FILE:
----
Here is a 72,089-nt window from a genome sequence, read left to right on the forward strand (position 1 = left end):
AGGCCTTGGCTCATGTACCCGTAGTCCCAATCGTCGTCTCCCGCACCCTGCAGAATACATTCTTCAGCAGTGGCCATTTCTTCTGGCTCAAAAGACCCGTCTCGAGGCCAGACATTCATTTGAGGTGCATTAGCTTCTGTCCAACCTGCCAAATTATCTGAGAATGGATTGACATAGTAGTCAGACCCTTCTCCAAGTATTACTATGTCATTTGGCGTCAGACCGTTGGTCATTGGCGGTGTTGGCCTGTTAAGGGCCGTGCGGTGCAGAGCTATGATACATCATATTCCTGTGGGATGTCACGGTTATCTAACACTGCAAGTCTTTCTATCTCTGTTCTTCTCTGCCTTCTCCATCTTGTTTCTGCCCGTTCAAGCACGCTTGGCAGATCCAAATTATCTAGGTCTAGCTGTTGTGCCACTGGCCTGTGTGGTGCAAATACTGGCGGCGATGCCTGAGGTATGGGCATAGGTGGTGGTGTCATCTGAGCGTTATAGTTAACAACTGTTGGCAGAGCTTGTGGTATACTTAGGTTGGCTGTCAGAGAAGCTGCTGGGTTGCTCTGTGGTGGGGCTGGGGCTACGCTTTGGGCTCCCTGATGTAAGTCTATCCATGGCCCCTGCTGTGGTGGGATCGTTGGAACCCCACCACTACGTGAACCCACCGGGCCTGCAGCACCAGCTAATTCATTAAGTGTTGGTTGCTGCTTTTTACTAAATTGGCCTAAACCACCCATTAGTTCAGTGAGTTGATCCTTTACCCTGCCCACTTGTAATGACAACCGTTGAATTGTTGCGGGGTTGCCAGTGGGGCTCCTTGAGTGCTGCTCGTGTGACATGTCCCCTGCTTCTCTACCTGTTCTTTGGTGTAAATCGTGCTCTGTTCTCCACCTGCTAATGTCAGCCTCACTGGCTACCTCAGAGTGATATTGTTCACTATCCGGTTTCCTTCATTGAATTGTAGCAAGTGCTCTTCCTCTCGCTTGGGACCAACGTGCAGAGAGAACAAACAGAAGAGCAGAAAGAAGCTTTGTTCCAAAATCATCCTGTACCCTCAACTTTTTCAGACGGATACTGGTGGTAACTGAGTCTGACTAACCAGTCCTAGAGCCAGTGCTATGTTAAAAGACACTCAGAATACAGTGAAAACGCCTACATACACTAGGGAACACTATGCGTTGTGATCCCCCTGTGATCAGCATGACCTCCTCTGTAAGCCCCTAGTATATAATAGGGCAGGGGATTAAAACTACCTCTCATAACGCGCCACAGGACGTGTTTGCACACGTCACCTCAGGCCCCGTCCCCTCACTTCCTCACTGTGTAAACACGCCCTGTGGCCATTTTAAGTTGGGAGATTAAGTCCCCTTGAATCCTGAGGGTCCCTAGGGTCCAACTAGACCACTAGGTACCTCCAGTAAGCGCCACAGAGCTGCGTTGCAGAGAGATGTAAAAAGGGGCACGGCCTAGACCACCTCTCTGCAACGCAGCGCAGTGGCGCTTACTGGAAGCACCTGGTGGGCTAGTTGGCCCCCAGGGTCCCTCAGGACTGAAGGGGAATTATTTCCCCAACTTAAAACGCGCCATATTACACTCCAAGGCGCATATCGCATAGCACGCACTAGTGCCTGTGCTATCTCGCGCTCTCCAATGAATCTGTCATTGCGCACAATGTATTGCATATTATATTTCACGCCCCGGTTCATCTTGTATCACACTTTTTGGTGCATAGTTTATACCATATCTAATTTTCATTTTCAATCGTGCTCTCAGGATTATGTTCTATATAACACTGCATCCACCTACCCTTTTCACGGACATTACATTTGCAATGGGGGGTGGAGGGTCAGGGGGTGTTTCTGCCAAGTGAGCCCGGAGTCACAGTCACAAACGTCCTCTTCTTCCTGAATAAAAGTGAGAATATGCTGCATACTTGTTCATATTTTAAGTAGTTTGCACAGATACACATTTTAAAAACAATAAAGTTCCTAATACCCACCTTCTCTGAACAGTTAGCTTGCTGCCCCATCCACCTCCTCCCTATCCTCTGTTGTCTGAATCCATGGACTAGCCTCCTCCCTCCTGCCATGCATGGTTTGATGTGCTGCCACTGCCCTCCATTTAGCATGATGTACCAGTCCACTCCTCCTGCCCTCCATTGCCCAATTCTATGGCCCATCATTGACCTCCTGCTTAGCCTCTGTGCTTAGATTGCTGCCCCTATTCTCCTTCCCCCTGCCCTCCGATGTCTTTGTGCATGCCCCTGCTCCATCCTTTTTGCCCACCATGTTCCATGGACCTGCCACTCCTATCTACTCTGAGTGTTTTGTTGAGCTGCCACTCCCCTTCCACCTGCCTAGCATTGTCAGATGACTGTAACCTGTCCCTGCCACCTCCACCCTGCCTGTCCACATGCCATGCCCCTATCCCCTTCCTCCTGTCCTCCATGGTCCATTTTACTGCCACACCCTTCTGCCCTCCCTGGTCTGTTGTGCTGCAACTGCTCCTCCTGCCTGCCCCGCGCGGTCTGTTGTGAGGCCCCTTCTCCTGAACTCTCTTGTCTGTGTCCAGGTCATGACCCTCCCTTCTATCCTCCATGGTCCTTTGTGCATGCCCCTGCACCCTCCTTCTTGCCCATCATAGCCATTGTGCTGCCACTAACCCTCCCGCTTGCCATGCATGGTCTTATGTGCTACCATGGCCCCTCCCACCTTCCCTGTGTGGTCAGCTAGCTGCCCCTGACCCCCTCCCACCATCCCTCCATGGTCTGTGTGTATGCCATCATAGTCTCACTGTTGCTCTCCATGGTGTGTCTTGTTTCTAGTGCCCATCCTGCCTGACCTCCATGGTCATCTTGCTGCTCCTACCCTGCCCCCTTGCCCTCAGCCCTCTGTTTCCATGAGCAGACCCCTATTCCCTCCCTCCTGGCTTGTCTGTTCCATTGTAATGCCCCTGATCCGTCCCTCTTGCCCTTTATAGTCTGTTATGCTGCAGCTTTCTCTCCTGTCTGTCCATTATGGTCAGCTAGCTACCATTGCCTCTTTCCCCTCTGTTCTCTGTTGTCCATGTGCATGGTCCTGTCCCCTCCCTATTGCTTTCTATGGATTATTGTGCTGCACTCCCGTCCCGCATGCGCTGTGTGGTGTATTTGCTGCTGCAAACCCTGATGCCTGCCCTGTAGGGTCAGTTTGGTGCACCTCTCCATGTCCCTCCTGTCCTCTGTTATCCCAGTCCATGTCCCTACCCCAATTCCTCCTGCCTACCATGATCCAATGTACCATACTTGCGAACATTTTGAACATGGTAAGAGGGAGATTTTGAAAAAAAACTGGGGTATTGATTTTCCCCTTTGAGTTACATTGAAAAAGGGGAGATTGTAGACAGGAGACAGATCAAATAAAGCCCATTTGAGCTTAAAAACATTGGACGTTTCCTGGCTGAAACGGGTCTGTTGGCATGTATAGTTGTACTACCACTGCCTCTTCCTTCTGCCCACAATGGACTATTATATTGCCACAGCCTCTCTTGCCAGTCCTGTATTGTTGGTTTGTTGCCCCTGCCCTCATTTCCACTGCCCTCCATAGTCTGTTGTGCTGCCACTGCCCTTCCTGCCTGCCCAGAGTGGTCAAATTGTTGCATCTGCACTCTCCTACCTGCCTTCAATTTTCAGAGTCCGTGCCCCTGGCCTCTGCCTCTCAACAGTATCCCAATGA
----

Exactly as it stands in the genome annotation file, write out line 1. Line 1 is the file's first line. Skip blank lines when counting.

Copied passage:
Here is a 72,089-nt window from a genome sequence, read left to right on the forward strand (position 1 = left end):